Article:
Home > Uncategorized > How Postmillennialism Changed Missions Forever.

How Postmillennialism Changed Missions Forever.

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To the man-on-the-street believer to speak of “postmillennialism” means next to nothing; like talking about taking a vacation trip to Saturn. Yet, its impact on the movement of world missions for over 200 years is untold. It has indeed worked like “leaven” and secretly mixed itself into the dough and infected the whole loaf. We cannot speak about missions today, anywhere in the world, without unknowingly promoting postmillennialism.

A little leaven leavens the whole lump of dough. (Gal 5:9)

In a nutshell postmillennialism is the belief that the world will be evangelized by a triumphant church and then Jesus will come again, to take up his throne in Jerusalem. It is an optimistic reading of the Bible to say the least. (Premillennialism, its counterpart, considered by many to be too pessimistic, believes that the world will grow more and more evil, like “in the days of Noah”, and Christ must come back to a world in chaos and conflict.)

For a more complete definition of postmillennialism I offer this from one of its adherents:

Postmillennialism looks for a fulfillment of the Old Testament prophecies of a glorious age of the church upon earth through the preaching of the gospel under the power of the Holy Spirit. It looks forward to all nations becoming Christian and living in peace with one another. It relates all prophecies to history and time. After the triumph of Christianity throughout the earth it looks for the Second Coming of the Lord. (J. Marcellus Kik, An Eschatology of Victory)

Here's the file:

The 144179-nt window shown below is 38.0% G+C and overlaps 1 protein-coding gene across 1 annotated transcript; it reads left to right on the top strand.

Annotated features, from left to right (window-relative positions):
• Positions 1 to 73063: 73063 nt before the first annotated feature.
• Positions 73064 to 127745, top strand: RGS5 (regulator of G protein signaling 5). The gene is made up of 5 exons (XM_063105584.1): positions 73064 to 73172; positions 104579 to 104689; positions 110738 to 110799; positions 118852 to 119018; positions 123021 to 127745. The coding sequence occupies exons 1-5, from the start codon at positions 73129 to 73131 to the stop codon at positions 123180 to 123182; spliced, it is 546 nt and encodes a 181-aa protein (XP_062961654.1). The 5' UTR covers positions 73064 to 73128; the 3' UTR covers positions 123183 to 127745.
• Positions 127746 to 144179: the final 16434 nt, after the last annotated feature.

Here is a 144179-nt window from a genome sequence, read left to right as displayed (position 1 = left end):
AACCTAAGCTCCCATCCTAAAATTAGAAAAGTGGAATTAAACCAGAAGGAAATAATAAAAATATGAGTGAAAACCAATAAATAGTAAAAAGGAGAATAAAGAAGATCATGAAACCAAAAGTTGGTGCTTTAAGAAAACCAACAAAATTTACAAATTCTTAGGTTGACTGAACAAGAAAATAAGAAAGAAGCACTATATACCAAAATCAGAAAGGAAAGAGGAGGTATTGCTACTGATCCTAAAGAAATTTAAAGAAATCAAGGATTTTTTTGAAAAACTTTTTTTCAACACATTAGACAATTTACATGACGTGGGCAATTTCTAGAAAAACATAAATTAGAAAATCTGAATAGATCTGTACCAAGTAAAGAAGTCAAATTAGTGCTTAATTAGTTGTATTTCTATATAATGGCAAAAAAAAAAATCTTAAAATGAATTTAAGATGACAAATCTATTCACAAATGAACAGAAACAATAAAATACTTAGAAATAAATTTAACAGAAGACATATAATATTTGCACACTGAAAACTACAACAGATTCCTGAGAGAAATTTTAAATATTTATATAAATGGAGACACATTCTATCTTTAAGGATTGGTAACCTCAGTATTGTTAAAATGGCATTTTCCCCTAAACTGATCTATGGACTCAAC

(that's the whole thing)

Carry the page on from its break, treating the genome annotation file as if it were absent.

Now I am sure you are thinking that “I don’t believe that all nations will become Christian” yet at the same time you have strong convictions that the world will end with a victorious Bride “without stain or wrinkle or any other blemish” (Eph. 5:27) and that one day “every knee will bow and every tongue confess that Jesus is Lord” (Phil. 2:10) in your city, nation or continent.

You wholeheartedly believe in a generation that will “transform the nations”. Such optimistic book titles seem to you to fit right:

Postmillennialism: An Eschatology of Hope (Mathison)
Victory in Jesus: The Bright Hope of Postmillennialism (Bahnsen)
He Shall Have Dominion: A Postmillennial Eschatology (Gentry)

As the Waters Covers the Sea

So what do you really believe? Are you optimistically waiting for that golden age, promised in the Old Testament when “the earth will be filled with the knowledge of the glory of the LORD, as the waters cover the sea.” (Hab 2:14) “Jesus left us His Spirit and that is more than enough”; and that is as far as you have thought this issue through!

I suggest that you are part of the “whole loaf” that has been impacted by the leaven of postmillennialism. For starters, please note that the acknowledged “father of modern missions”, William Carey, was a postmillennialist. A little known fact yet undisputed.

William Carey (1761 – 1834) was an English Baptist missionary and minister and is, by all accounts, known as the “father of modern missions.” He was one of the founders of the Baptist Missionary Society, was a Calvinist and a postmillennialist. (Wikipedia)